Why commercial property?
Compared to residential property investments, commercial property offers some key advantages:
Long-term secure cashflow — Commercial lets normally have long lease contracts, with periods of 10 years and more not being uncommon. In addition to this, commercial property tenants are less likely to default on payments and even if the tenant goes into liquidation, the liquidator may continue paying the rent in order to stop the lease being forfeited.
Maintenance — Commercial tenants are generally liable for the maintenance and upkeep of the property, contrasting with residential leasing, where the onus tends to be on the landlord.
Income yield — Commercial property tends to deliver a relatively high income yield throughout the rental period. In comparison residential property investors rely on the capital value of the house increasing to generate a good return. This is fine during periods of rising property prices, but less beneficial during property slumps.
Commercial property investments have also performed well in terms of growth and stability, compared to equities and gilts over recent years.
Commercial property for the personal investor
Few personal investors will have sufficient funds to invest directly in a commercial property, however there are opportunities for indirect investment. Continue reading
Commercial real estate appraisal is a combination of art and science. Knowledgeable appraisers gather and analyze data prior to making informed decisions about real estate value. The appraisal profession has developed a series of well-established analytical techniques; the cost approach, income approach and sales comparison approach. The most appropriate approaches depend upon the characteristics of the subject property.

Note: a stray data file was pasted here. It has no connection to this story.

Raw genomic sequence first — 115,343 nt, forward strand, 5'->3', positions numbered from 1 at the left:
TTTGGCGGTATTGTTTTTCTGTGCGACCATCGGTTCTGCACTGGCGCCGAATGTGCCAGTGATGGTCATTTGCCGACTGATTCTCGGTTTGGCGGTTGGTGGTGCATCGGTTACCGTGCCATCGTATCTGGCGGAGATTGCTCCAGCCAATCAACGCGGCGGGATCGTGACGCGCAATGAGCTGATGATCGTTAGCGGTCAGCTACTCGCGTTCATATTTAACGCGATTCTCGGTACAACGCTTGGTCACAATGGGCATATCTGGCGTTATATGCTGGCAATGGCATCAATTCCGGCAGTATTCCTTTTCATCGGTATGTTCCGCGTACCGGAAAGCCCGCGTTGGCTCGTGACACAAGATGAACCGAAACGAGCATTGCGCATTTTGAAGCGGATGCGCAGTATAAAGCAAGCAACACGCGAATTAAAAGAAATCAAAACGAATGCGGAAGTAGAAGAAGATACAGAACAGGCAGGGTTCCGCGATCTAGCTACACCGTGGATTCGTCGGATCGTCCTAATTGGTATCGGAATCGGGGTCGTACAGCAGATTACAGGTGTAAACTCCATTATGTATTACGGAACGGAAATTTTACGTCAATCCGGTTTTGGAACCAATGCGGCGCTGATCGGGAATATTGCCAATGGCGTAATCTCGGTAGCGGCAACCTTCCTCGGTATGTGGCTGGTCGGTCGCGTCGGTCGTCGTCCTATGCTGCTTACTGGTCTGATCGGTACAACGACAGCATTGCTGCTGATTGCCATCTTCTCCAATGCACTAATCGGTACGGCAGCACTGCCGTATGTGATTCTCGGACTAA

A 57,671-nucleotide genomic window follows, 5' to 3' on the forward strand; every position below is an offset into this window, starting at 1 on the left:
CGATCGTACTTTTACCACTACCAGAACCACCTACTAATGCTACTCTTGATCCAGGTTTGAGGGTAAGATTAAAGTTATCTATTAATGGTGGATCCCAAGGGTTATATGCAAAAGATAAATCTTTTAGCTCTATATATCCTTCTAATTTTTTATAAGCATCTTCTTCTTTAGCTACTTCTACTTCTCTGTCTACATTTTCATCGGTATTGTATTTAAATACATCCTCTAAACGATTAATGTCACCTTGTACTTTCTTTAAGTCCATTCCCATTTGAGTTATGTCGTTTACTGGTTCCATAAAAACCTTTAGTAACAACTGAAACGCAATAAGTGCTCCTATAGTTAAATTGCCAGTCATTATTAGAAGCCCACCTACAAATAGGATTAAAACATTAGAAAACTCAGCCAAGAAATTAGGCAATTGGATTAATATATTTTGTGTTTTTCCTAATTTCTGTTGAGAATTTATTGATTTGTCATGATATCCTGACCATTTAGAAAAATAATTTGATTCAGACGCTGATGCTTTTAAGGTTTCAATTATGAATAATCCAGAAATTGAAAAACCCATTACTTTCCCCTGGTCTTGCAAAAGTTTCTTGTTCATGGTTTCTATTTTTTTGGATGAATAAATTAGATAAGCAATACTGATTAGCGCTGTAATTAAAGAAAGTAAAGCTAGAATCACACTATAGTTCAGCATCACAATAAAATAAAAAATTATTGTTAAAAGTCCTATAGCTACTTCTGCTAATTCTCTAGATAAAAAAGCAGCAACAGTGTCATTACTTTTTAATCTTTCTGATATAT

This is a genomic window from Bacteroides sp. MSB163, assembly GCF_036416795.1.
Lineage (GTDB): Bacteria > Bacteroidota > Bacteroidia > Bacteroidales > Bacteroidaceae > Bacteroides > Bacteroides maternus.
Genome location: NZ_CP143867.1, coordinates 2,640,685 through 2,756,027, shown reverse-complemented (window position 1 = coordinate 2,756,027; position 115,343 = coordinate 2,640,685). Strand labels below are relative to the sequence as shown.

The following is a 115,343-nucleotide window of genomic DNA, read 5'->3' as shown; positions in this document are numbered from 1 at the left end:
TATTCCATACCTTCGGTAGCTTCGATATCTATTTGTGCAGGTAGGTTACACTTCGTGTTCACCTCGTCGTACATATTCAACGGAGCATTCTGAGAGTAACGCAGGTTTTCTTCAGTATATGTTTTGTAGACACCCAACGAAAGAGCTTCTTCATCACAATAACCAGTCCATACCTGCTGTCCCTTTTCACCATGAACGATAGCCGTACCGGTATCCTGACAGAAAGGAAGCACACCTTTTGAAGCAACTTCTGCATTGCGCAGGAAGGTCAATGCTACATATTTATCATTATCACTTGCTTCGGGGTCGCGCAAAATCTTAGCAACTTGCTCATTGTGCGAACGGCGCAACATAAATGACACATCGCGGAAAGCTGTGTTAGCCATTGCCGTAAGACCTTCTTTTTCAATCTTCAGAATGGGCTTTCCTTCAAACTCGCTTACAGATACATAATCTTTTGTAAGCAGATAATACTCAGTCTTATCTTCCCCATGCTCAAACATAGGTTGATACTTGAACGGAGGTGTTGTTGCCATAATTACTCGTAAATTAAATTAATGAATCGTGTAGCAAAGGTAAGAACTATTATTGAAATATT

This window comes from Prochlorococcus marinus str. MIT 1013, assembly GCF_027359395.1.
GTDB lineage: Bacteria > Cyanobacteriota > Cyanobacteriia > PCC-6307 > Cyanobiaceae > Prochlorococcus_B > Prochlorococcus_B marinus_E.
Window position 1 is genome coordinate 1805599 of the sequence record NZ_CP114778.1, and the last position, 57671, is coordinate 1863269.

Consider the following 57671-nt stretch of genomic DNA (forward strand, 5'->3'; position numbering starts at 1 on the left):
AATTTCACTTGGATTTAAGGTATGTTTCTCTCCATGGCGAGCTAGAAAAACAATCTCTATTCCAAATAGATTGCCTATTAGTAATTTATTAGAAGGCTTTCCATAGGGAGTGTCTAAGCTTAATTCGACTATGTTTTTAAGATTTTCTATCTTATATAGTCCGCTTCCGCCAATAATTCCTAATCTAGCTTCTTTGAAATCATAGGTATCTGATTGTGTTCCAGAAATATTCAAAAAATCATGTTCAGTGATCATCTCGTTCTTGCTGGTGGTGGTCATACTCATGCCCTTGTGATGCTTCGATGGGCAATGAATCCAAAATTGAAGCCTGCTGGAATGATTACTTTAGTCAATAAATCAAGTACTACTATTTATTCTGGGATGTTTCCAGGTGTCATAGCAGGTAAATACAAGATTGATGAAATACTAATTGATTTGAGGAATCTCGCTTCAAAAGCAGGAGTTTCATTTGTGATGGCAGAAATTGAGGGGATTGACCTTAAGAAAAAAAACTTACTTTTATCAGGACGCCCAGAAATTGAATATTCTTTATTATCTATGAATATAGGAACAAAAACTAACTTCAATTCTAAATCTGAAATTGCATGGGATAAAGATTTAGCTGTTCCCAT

The cost approach is considered most applicable for commercial real estate appraisals for relatively new properties and special-use properties. Commercial real estate appraisers are less likely to use the cost approach for older properties due to the difficulty of precisely calculating the amount of depreciation.
The income approach is considered most applicable for investment or income properties. Appraisers gather data regarding the actual income and expenses for the subject property, rental comparables, expense comparables, industry expense data, market occupancy, and rental market trends. The commercial real estate appraiser then estimates gross potential income, other income, effective gross income, operating expenses, and net operating income. Net operating income is converted into an indication of market value using a conversion factor termed the capitalization rate, using the following formula:
Market value = net operating income/capitalization rate. This process is termed direct capitalization.
The income approach can also be calculated using a discounted cash flow analysis. Continue reading